Editor’s note: Columnist Barbara Holland takes a break from her HOA Q&A format to talk about recent county taxes local homeowners associations are facing.
In a legislative session that produced some “taxing” new laws for associations, here comes some more taxing laws that could affect your association’s bottom line.
The Clark County assessor’s office has found a new way to increase revenue for the county. In 2009, the assessor’s office valued a particular Summerlin association, which has four clubhouses and a golf course, at $19.5, which would have required the association to pay a hefty property tax.
The association challenged this valuation and appealed this assessment to the Nevada Board of Equalization. In an appeal, the petitioner must present a case as to why the assessor’s valuation is not accurate.
The Equalization Board found in favor of the association and reduced the valuation to $2,500. The attorney who represented the association stated that the county did not take into account the noncommercial use of these facilities and therefore the assessment value should be reduced. In addition, the association presented evidence that the assessor’s value was too high based on the market value of the properties.
This particular case is important for associations with facilities such as clubhouses, community center, etc. The county assessor has lost in District Court and is appealing the decision to the state Supreme Court. If the Supreme Court finds in favor of the county assessor, the monetary consequences will substantially increase the operating costs for many associations. We will just have to sit and wait this one out until it reaches the high court.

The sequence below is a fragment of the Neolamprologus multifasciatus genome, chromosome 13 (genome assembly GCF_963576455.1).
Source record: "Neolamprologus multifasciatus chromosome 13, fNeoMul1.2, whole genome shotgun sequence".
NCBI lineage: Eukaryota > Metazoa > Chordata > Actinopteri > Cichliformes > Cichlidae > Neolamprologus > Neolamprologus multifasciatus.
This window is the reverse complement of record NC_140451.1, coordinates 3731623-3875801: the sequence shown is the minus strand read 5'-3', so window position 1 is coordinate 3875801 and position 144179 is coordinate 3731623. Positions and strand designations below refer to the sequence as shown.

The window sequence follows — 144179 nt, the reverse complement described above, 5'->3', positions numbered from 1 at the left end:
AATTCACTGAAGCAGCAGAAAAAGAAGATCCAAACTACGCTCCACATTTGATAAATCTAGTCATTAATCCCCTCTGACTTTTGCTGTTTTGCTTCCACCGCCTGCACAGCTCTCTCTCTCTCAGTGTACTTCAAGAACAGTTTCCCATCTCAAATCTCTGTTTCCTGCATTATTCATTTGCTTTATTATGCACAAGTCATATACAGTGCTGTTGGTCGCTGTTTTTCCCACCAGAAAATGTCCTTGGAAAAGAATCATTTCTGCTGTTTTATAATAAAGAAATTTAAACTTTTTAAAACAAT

On a separate tax issue, the assessor’s office is no longer calculating the transfer tax based on the amount of money that was owed to the association but is basing the transfer tax on what the assessor’s office thinks is the fair market property value.
When an association forecloses on a property and there is a recording of the deed that shows the property belongs to the association, it pays a transfer fee to the county.
In the past, if the association foreclosed on a delinquent owner for $8,000 it paid taxes based on the $8,000 even if the property sold was worth $150,000, as an example.
Now, to help build tax revenue for the county, the transfer fee tax is based on the market value and in this case based on the $150,000.
This is just another example of foreclosure costs being added to an association’s operating budget.
Between the Legislature with its new mandated collection laws and modification laws that affect associations, lawsuits pertaining to the superior nine-month lien, increased insurance rates because of the lawsuits and the assessor’s office finding new ways to tax associations, you can better understand why city, county and state governments run their businesses in the red.
An example of the Legislature raising taxes on HOAs is Senate Bill 60, which pertains to business licenses.
Associations are required to obtain a business license unless their articles of incorporation were established under Nevada Revised Statutes 82 or NRS 84. Associations that are not exempt are required to obtain or renew a business license.
If your association fails to obtain or renew its business license, your association could be fined $1,000 to as much as $10,0000.
In addition, SB 60 affected many community management and/or property management companies that serve as registered agents for associations.
Section 8 of the new law requires that any resident agent who represents 10 or more businesses must register with Nevada as a commercial registered agent.
Barbara Holland, certified property manager, broker and supervisory certified association manager, is president and owner of H&L Realty and Management Co. Questions may be sent to Association Q&A, P.O. Box 7440, Las Vegas, Nev., 89125. Fax is 702-385-3759, email is firstname.lastname@example.org.